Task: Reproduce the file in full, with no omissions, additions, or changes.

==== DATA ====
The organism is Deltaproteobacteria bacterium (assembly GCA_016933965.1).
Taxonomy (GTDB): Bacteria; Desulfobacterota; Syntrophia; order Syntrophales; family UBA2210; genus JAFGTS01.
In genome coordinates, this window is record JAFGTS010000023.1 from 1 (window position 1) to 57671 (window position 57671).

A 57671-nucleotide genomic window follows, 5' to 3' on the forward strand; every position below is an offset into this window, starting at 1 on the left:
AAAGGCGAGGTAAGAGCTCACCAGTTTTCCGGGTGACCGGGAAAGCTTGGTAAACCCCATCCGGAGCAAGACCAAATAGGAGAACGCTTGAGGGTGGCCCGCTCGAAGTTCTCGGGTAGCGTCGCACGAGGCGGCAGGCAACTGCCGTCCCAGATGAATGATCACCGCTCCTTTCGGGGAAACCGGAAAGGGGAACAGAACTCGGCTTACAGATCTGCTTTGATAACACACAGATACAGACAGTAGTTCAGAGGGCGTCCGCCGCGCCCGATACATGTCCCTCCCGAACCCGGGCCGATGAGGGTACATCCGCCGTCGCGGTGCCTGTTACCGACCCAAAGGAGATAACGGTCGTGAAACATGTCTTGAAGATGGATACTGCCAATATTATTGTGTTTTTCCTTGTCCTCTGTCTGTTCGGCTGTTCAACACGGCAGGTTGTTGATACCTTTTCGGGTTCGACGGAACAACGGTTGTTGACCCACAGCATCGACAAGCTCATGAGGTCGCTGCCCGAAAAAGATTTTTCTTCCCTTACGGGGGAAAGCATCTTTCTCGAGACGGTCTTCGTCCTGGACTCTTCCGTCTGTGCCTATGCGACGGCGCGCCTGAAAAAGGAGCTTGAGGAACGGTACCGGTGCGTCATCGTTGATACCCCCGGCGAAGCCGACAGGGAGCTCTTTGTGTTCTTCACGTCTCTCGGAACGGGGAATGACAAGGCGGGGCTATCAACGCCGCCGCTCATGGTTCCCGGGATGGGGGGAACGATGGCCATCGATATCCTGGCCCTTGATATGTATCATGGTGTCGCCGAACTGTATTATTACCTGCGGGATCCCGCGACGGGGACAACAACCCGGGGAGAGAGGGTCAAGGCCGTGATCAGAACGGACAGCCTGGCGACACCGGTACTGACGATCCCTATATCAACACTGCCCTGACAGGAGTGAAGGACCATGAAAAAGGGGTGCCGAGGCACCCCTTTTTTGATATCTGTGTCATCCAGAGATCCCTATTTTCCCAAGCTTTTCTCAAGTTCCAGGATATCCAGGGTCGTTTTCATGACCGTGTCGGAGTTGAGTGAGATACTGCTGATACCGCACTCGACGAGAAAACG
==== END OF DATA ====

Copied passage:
The organism is Deltaproteobacteria bacterium (assembly GCA_016933965.1).
Taxonomy (GTDB): Bacteria; Desulfobacterota; Syntrophia; order Syntrophales; family UBA2210; genus JAFGTS01.
In genome coordinates, this window is record JAFGTS010000023.1 from 1 (window position 1) to 57671 (window position 57671).

A 57671-nucleotide genomic window follows, 5' to 3' on the forward strand; every position below is an offset into this window, starting at 1 on the left:
AAAGGCGAGGTAAGAGCTCACCAGTTTTCCGGGTGACCGGGAAAGCTTGGTAAACCCCATCCGGAGCAAGACCAAATAGGAGAACGCTTGAGGGTGGCCCGCTCGAAGTTCTCGGGTAGCGTCGCACGAGGCGGCAGGCAACTGCCGTCCCAGATGAATGATCACCGCTCCTTTCGGGGAAACCGGAAAGGGGAACAGAACTCGGCTTACAGATCTGCTTTGATAACACACAGATACAGACAGTAGTTCAGAGGGCGTCCGCCGCGCCCGATACATGTCCCTCCCGAACCCGGGCCGATGAGGGTACATCCGCCGTCGCGGTGCCTGTTACCGACCCAAAGGAGATAACGGTCGTGAAACATGTCTTGAAGATGGATACTGCCAATATTATTGTGTTTTTCCTTGTCCTCTGTCTGTTCGGCTGTTCAACACGGCAGGTTGTTGATACCTTTTCGGGTTCGACGGAACAACGGTTGTTGACCCACAGCATCGACAAGCTCATGAGGTCGCTGCCCGAAAAAGATTTTTCTTCCCTTACGGGGGAAAGCATCTTTCTCGAGACGGTCTTCGTCCTGGACTCTTCCGTCTGTGCCTATGCGACGGCGCGCCTGAAAAAGGAGCTTGAGGAACGGTACCGGTGCGTCATCGTTGATACCCCCGGCGAAGCCGACAGGGAGCTCTTTGTGTTCTTCACGTCTCTCGGAACGGGGAATGACAAGGCGGGGCTATCAACGCCGCCGCTCATGGTTCCCGGGATGGGGGGAACGATGGCCATCGATATCCTGGCCCTTGATATGTATCATGGTGTCGCCGAACTGTATTATTACCTGCGGGATCCCGCGACGGGGACAACAACCCGGGGAGAGAGGGTCAAGGCCGTGATCAGAACGGACAGCCTGGCGACACCGGTACTGACGATCCCTATATCAACACTGCCCTGACAGGAGTGAAGGACCATGAAAAAGGGGTGCCGAGGCACCCCTTTTTTGATATCTGTGTCATCCAGAGATCCCTATTTTCCCAAGCTTTTCTCAAGTTCCAGGATATCCAGGGTCGTTTTCATGACCGTGTCGGAGTTGAGTGAGATACTGCTGATACCGCACTCGACGAGAAAACG